This creates a spectrum of anticipation – within a project, there are parts that are highly predictable, with assumptions that can be easily validated, and there are parts that are highly uncertain, with unremovable assumptions that can only be anticipated to be wrong.
There are four major categories, which reflect four stages along the component Evolution spectrum – from uncertain Genesis, through Custom-Built and Product/Rental, to end up in the Commodity/Utility space.
Each of these has different characteristics and associated risks, and should be handled in different ways, also from the financial standpoint. Enumerating the components, understanding their nature and expected behaviour not only allows for improving project handling, but also constitutes a shared understanding building exercise.
Situational awareness is critical
The previous section introduced a method of assessing project risks and potential rewards (through uncertainty-market maturity correlation). With that knowledge, it is possible to prioritize projects and cancel them early if they do not meet expectations. Visualizing the project through a range of tools such as value chain diagrams or Wardley Maps can help even more in breaking large projects into small, manageable parts and identifying the uncertainty associated with them. This process creates high situational awareness – you learn in the process what will be done, what is the cost structure and what are the key risks. That situational awareness helps different teams to take decisions, plan or test marketing campaigns, research relevant legal cases or even cancel the project if it does not build enough value.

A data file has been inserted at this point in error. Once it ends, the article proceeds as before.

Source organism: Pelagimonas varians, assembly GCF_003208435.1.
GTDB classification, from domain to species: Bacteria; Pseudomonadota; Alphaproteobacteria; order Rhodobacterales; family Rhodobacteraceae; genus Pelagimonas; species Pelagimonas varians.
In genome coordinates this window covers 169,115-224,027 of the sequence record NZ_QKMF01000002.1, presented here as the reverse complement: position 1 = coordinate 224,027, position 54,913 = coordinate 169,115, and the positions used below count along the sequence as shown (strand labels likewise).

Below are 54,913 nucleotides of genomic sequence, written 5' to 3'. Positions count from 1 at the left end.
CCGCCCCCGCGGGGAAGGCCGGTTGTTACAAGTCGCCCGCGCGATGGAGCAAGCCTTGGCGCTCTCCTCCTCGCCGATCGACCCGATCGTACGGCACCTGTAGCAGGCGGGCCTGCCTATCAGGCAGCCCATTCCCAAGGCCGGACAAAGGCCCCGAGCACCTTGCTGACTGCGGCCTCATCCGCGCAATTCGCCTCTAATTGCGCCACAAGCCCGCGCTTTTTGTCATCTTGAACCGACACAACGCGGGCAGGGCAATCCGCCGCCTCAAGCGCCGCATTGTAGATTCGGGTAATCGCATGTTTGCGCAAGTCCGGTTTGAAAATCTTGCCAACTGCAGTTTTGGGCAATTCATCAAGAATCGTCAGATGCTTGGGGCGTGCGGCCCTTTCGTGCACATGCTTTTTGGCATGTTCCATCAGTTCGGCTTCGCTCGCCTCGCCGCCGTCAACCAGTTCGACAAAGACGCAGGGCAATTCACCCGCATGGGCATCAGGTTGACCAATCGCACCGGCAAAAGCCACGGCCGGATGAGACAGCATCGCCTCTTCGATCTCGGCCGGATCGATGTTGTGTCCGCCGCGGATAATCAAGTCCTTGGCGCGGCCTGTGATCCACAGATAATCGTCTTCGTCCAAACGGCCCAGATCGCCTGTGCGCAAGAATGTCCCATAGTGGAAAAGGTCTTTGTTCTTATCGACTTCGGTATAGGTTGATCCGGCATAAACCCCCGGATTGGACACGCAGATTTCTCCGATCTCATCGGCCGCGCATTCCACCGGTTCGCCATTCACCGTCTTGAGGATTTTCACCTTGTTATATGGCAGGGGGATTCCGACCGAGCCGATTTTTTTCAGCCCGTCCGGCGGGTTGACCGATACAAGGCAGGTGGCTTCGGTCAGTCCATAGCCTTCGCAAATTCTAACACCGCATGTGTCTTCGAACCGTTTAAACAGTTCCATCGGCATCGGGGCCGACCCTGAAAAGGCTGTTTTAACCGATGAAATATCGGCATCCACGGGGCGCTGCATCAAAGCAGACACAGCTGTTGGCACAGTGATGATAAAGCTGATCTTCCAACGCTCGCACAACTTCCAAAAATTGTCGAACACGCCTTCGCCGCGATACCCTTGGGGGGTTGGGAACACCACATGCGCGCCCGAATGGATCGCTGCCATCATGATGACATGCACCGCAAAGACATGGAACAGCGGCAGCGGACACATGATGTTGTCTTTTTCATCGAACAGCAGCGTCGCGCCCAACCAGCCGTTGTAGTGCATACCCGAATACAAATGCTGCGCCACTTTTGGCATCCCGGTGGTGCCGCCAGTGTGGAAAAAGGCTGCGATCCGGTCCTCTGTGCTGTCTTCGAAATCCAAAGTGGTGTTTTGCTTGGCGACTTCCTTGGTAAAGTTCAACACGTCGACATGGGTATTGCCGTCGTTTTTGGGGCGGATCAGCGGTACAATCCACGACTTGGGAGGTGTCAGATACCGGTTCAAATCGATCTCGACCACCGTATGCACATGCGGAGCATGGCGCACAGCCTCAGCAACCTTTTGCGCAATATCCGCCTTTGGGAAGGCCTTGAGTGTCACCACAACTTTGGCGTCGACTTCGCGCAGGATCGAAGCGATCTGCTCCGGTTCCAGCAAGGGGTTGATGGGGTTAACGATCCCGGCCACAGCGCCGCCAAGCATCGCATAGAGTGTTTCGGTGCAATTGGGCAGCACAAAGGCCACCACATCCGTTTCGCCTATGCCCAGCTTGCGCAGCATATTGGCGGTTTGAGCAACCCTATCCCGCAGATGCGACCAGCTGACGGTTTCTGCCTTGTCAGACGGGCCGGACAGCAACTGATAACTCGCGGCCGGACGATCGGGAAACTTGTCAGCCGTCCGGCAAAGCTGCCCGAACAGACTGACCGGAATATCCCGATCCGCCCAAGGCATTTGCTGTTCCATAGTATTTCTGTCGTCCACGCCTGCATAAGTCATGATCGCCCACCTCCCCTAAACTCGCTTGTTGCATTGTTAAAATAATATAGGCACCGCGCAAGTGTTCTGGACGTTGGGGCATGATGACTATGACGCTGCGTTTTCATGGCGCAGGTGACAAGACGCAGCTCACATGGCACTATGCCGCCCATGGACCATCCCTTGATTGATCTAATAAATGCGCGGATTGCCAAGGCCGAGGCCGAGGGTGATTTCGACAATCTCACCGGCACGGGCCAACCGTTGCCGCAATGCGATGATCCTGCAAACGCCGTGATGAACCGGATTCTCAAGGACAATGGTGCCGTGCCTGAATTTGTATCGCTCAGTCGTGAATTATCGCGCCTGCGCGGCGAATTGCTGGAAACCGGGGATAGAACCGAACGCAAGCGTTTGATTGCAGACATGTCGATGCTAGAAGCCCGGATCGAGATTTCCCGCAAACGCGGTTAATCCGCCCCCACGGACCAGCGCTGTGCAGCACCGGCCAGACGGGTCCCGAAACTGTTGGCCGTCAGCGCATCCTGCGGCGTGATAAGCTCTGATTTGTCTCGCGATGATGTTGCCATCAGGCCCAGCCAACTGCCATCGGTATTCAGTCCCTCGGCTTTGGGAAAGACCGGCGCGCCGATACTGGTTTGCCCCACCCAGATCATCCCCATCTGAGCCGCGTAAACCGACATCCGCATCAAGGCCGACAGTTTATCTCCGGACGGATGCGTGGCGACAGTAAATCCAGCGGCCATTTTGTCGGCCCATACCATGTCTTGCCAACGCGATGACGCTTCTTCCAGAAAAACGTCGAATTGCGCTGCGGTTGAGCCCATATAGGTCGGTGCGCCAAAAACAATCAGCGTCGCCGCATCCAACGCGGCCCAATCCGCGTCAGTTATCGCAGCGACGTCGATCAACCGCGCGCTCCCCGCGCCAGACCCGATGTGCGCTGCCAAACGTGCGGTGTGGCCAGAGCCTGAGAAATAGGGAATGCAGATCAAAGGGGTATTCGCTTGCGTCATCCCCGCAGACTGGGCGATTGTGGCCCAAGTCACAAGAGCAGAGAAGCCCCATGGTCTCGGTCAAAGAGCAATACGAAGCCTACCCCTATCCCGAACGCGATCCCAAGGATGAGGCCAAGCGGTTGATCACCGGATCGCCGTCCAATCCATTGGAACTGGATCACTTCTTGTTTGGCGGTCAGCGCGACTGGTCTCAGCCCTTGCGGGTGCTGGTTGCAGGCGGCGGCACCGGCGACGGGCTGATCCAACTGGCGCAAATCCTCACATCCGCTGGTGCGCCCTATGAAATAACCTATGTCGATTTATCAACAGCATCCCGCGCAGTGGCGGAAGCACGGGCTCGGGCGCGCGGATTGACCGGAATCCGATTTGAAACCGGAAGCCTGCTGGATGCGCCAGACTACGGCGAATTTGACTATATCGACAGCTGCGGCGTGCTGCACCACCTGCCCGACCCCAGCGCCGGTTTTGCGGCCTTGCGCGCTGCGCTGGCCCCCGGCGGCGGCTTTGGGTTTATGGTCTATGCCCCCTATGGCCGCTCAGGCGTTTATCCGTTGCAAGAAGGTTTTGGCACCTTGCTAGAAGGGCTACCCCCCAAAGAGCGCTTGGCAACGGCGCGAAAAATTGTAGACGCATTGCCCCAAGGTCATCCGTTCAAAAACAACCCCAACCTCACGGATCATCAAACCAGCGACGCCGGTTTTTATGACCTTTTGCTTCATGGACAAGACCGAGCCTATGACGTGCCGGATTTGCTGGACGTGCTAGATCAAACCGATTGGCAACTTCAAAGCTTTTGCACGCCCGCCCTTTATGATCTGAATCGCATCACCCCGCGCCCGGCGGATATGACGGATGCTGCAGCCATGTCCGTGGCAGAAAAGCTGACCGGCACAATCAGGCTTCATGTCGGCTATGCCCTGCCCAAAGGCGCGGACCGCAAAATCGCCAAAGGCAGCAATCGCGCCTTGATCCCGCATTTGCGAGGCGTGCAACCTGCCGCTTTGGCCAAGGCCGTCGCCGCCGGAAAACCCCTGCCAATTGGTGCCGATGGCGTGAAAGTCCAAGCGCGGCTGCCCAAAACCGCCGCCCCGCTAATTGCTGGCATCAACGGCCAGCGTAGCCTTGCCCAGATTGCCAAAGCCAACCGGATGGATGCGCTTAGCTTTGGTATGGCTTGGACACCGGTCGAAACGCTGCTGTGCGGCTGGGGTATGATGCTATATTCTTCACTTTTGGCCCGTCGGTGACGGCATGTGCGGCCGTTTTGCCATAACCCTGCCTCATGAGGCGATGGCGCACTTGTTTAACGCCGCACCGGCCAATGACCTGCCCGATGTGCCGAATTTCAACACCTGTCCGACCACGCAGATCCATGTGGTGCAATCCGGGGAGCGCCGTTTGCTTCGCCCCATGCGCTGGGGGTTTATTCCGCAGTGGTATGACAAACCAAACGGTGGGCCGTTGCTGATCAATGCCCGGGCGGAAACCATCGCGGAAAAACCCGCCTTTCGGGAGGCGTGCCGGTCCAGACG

The process of identifying key project stakeholders, making them identify components and their characteristics and exposing their assumptions, can and should be embedded into corporate culture.
The CFO, through a spend control mechanism, can ensure that key uncertainties and assumptions will be exposed before projects above a certain threshold are approved.
The CFO should exercise this power – it is in the company’s best interest, and in the best interest of the CFO, because it is a unique opportunity to understand the value of projects, not just their financial aspects.
Understanding gives the CFO power
Power stems from control over rare assets, regardless of what those assets are – finances, authority, knowledge. Not knowing or not understanding what is happening in your immediate environment is a big risk. It is not enough to be a financial expert, or any expert whatsoever, unless that expertise is put to work for the benefit of your organization. Indeed, the willingness to learn and to extract knowledge outside of our primary domain and outside of our comfort zone is one of the key aspects that makes us powerful enough to live up to our responsibilities.
You can learn about product categories and mapping techniques to support you as a CFO, by downloading the Leading Edge Forum practice paper “Restoring The Proper Balance of Power”.